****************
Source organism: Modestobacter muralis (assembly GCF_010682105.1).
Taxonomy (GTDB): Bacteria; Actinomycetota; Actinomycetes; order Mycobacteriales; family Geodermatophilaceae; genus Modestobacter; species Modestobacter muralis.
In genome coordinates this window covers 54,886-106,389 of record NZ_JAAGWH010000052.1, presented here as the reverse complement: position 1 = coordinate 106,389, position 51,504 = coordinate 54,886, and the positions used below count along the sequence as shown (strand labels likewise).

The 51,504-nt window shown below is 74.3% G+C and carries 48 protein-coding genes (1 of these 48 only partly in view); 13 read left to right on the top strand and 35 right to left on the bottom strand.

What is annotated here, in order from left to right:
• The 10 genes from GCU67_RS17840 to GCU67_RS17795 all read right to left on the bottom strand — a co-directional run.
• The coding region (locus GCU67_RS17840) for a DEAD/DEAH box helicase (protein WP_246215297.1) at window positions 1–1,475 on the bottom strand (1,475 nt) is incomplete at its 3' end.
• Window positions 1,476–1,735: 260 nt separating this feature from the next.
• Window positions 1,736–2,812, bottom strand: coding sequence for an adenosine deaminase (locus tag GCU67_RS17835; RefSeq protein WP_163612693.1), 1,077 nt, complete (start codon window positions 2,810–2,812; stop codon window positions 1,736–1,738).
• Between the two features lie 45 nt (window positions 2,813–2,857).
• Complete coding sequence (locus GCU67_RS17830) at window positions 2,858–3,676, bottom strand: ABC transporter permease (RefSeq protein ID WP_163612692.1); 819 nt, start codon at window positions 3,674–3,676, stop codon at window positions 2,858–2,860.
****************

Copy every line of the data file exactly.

Source organism: Modestobacter muralis (assembly GCF_010682105.1).
Taxonomy (GTDB): Bacteria; Actinomycetota; Actinomycetes; order Mycobacteriales; family Geodermatophilaceae; genus Modestobacter; species Modestobacter muralis.
In genome coordinates this window covers 54,886-106,389 of record NZ_JAAGWH010000052.1, presented here as the reverse complement: position 1 = coordinate 106,389, position 51,504 = coordinate 54,886, and the positions used below count along the sequence as shown (strand labels likewise).

The 51,504-nt window shown below is 74.3% G+C and carries 48 protein-coding genes (1 of these 48 only partly in view); 13 read left to right on the top strand and 35 right to left on the bottom strand.

What is annotated here, in order from left to right:
• The 10 genes from GCU67_RS17840 to GCU67_RS17795 all read right to left on the bottom strand — a co-directional run.
• The coding region (locus GCU67_RS17840) for a DEAD/DEAH box helicase (protein WP_246215297.1) at window positions 1–1,475 on the bottom strand (1,475 nt) is incomplete at its 3' end.
• Window positions 1,476–1,735: 260 nt separating this feature from the next.
• Window positions 1,736–2,812, bottom strand: coding sequence for an adenosine deaminase (locus tag GCU67_RS17835; RefSeq protein WP_163612693.1), 1,077 nt, complete (start codon window positions 2,810–2,812; stop codon window positions 1,736–1,738).
• Between the two features lie 45 nt (window positions 2,813–2,857).
• Complete coding sequence (locus GCU67_RS17830) at window positions 2,858–3,676, bottom strand: ABC transporter permease (RefSeq protein ID WP_163612692.1); 819 nt, start codon at window positions 3,674–3,676, stop codon at window positions 2,858–2,860.